Insulin dose and timing

  • If significant ketonaemia is present (3β-hydroxy butyrate is more than 1 mmol/L) this indicates relative hypoinsulinaemia and insulin should be started at time zero.
  • If significant ketonaemia is not present (3β-hydroxy butyrate is less than 1 mmol/L) do NOT start insulin.
  • Fluid replacement alone with 0.9% sodium chloride solution will result in falling blood glucose and because most patients with HHS are insulin sensitive there is a risk of lowering the osmolality precipitously. Insulin treatment prior to adequate fluid replacement may result in cardiovascular collapse as water moves out of the intravascular space, with a resulting decline in intravascular volume (a consequence of insulin-mediated glucose uptake and a diuresis from urinary glucose excretion)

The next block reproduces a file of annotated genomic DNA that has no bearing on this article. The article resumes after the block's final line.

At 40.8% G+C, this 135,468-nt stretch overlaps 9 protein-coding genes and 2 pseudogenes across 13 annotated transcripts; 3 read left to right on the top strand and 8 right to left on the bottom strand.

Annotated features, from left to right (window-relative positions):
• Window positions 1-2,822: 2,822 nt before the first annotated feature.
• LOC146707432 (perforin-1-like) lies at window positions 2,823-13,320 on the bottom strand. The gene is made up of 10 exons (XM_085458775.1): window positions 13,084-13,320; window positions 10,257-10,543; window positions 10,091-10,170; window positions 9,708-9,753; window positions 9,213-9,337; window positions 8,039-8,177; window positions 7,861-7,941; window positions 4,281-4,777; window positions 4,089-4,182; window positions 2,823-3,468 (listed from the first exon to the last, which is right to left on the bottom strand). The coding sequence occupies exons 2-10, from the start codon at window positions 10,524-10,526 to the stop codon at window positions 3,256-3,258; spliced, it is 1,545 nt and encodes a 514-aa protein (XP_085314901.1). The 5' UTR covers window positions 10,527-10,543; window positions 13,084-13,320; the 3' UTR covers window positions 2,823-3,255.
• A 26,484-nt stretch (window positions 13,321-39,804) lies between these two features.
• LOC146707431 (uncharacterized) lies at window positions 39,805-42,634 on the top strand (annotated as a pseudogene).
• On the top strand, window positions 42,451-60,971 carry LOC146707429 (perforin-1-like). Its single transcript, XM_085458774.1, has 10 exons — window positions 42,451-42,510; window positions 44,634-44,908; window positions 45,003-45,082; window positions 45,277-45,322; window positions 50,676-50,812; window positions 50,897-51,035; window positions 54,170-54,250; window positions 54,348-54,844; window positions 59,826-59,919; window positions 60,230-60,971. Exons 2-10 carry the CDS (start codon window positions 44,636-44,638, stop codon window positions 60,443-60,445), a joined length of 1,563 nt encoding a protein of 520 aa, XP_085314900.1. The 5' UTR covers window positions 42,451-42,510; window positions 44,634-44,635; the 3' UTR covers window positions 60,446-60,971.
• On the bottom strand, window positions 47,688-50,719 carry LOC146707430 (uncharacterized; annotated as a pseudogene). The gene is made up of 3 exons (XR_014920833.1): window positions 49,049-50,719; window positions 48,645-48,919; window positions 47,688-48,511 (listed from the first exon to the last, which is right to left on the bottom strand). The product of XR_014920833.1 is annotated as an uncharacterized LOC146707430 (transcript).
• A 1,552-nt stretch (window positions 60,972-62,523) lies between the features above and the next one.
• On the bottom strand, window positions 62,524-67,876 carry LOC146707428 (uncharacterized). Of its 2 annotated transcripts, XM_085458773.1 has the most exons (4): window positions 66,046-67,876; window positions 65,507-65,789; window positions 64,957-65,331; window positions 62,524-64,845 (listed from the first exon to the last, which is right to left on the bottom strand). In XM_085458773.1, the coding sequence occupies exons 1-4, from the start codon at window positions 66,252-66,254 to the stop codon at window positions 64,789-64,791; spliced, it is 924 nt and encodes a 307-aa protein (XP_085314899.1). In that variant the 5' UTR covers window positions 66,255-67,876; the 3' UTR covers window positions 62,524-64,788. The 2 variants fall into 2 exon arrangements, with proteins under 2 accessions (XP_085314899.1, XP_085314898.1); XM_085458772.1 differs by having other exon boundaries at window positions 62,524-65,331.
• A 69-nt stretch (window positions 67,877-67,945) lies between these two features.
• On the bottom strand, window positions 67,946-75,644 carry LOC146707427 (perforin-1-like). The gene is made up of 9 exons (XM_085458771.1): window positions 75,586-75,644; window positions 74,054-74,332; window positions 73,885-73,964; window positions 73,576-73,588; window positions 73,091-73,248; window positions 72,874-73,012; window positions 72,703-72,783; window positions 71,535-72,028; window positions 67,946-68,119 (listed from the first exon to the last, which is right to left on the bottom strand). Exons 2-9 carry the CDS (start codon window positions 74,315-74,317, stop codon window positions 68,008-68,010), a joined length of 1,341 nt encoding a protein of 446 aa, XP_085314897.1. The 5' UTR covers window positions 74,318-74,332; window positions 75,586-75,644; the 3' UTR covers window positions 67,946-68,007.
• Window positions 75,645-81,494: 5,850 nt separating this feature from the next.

• The recommended insulin dose is a fixed rate intravenous insulin infusion (FRIII) given at 0.05 units per kg per hour (e.g. 4 units/hr in an 80 kg man) is used. A fall of glucose at a rate of up to 5 mmol/L per hour is ideal and once the blood glucose has ceased to fall following initial fluid resuscitation, reassessment of fluid intake and evaluation of renal function must be undertaken. Insulin may be started at this point, or, if already in place, the infusion rate increased by 1 unit/hr. As with DKA, a FRIII (fixed rate intravenous insulin infusion) is) is preferred, though generally lower doses are required.